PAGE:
-Why do they put red dye in Benadryl, when Benadryl is what is used to treat allergies (to things like red dye)? Does not make sense to me. At all.
-Netflix is changing their price structure- again. It’s very annoying and frustrating. But Blockbuster couldn’t hang in there, and now we’re stuck with them. Redbox is great- but who actually remembers to go to the store the next day?? I never do. I end up paying the $25 because I forget to take it back. I get to keep the movie then- but still. There are some movies that I don’t want to admit to owning, you know? Anyway, I changed our plan to just watch-it-now only, and figured if I want to see a movie badly enough, I’ll just buy it. Really bad move on the part of Netflix, though. It makes me wonder if they are getting some sort of kickback from the retailers who started losing out on dvd sales once people realized they didn’t have to buy the movie they could just Netflix it.
-Thanks to a couple of photography gigs this month, I was able to get some very cool/useful pieces of lighting equipment for my food photography work/hobby. Plus, my future in-laws’ birthday gift to me was some linens/tea towels that I had been wanting for a while, so it will be exciting to start photographing food again once the lighting equipment comes in. I was getting too frustrated with lack of light in my little apartment. Of course now, my apartment will look like a photography studio. ha! Fine for me, but not sure how Joseph and Dylan will feel about that. They’ll live I suppose- I put up with all of Dylan’s trains everywhere and all of the random socks that Joseph seems to put in the strangest of places.
-I shot a first birthday party this past Saturday, and it was really fun. The little girl was just so adorable, and the parents went all out- the whole house’s decorations were changed for just the one day! Too sweet. It was a small party, by Sri-lanken standards, but to me it was huge. I couldn’t imagine throwing a party that big for someone who will never remember it. I did, however, take lots of photographs in a tiny girl in a huge pink dress, with more lace on it than I have ever worn (combined) in my entire life! She was such a sweetheart, and really loved the camera once she warmed up to me. I have to say, being a mom has really made me better at photographing children in general- once the mommy part of me kicks in I can really connect with the child and make them feel at ease.
-The longer Facebook exists, the less I like it. It’s either cheesy updates that end with a “repost this if you care” or something similarly stupid, outrage at whatever the current political or social climate is, bad news about how x person in x state murdered their child/spouse/workplace, or someone being dramatic about something going on in their life. Worst yet, it’s the #1 place for people to brag about their job/kid/life and it just drives me nuts. But when I stop to think about what I’d prefer people to post on Facebook (the conversation goes something like- “ok you don’t like it- but what do you think they should post instead? Don’t bitch unless you have a solution!”), I realize that Facebook is exactly the place to do exactly that sort of thing. I generally tend to hide people if they fall under a few categories- still friends on FB but not really friends anymore, people I friended out of politeness, people whose status updates are always about Jesus or something religious, people who are eternally bragging about how brilliant their child is, or the drama queens.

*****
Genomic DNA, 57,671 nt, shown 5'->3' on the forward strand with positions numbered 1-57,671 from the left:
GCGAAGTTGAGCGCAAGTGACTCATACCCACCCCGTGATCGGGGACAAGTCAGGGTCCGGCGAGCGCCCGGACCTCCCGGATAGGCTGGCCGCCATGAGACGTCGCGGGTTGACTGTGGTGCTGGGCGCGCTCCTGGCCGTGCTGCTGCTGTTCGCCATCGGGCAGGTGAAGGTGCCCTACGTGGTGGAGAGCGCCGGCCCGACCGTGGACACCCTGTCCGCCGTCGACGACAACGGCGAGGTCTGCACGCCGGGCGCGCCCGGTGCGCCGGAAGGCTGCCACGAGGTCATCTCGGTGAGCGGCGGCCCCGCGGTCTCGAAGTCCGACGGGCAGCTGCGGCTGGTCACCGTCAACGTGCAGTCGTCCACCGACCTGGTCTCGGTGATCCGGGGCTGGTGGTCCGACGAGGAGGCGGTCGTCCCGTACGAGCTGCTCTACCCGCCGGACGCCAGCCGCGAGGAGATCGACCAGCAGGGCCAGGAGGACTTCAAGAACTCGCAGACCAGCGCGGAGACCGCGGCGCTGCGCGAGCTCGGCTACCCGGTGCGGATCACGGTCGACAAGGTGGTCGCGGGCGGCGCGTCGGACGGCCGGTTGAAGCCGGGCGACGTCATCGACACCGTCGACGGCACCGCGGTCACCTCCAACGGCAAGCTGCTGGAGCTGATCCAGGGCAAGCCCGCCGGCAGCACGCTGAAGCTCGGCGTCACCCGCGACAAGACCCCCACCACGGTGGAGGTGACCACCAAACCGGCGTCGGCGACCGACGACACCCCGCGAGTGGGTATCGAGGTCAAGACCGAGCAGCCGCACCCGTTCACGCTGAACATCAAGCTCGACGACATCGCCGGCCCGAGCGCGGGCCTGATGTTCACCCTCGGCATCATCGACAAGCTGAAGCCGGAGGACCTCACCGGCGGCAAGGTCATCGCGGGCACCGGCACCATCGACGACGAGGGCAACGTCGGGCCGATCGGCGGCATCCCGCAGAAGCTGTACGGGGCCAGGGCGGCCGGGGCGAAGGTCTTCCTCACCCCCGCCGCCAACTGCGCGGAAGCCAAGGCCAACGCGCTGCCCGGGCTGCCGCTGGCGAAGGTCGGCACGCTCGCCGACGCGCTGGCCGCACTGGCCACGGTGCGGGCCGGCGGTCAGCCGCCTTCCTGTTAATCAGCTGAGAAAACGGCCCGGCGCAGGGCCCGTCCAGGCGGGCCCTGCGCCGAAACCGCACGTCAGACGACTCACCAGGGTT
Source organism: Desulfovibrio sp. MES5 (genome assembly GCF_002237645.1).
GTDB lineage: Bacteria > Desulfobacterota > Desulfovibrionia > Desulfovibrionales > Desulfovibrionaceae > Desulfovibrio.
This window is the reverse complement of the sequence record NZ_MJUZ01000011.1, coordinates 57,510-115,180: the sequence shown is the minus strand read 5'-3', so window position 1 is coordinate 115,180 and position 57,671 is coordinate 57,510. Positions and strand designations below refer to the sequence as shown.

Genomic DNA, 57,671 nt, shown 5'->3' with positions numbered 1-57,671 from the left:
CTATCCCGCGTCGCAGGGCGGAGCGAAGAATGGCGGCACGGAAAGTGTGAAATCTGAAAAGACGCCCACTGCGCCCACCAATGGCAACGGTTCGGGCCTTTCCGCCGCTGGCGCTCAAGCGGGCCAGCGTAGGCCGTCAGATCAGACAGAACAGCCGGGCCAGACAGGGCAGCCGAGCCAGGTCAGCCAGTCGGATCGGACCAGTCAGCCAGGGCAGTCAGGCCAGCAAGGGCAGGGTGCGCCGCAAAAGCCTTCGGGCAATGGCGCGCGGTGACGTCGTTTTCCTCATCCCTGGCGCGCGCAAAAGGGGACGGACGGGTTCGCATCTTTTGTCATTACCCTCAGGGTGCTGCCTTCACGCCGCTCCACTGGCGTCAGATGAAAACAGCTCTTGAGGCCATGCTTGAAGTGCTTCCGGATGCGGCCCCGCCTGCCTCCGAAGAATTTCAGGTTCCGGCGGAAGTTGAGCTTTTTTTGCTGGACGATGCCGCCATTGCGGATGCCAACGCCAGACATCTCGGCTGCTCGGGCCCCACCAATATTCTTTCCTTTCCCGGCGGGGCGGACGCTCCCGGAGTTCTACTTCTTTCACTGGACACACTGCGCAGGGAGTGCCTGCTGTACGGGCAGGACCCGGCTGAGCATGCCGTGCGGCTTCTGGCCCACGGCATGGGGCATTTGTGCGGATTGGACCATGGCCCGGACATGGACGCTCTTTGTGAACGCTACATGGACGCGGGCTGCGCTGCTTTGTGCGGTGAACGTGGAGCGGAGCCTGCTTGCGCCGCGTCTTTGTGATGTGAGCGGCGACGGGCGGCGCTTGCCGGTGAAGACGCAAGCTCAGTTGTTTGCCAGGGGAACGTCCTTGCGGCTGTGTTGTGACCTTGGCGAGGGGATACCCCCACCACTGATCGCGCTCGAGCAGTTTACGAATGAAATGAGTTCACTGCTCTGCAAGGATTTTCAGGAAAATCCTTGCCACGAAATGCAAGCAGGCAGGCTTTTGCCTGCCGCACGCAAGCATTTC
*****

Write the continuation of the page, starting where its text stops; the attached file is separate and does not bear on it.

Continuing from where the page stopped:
Then that got me to wondering who has me hidden. O.o.
I don’t use Facebook much anymore, just pop on every now and then to see how people are. It might just be the medication, but it feels like a lot of the extra things that were sort of a frivolous use of time have fallen away.
-Speaking of medication- I don’t think I’ve talked about it here yet. I suppose I wasn’t ready to do that until things worked out one way or another. But it’s been a couple of months now so I suppose it’s okay.
As a military veteran that has been diagnosed with a high disability rating for an anxiety disorder, I am given free health care at the local VA hospital and a monthly disability stipend based on the percentage rate of my disability. This is great for the most part- the disability stipend helps me because it means I don’t have to find a second job, and can afford Dylan’s preschool. This has been quite useless, however, in the actual medical care part. I saw someone for four months and I think he was probably the most useless therapist I have absolutely ever encountered.
So I finally got fed up and decided that my medical insurance from work would help take care of some of the costs, so it was time to go find a proper doctor. I found a neuropsychiatry office, and scheduled a visit.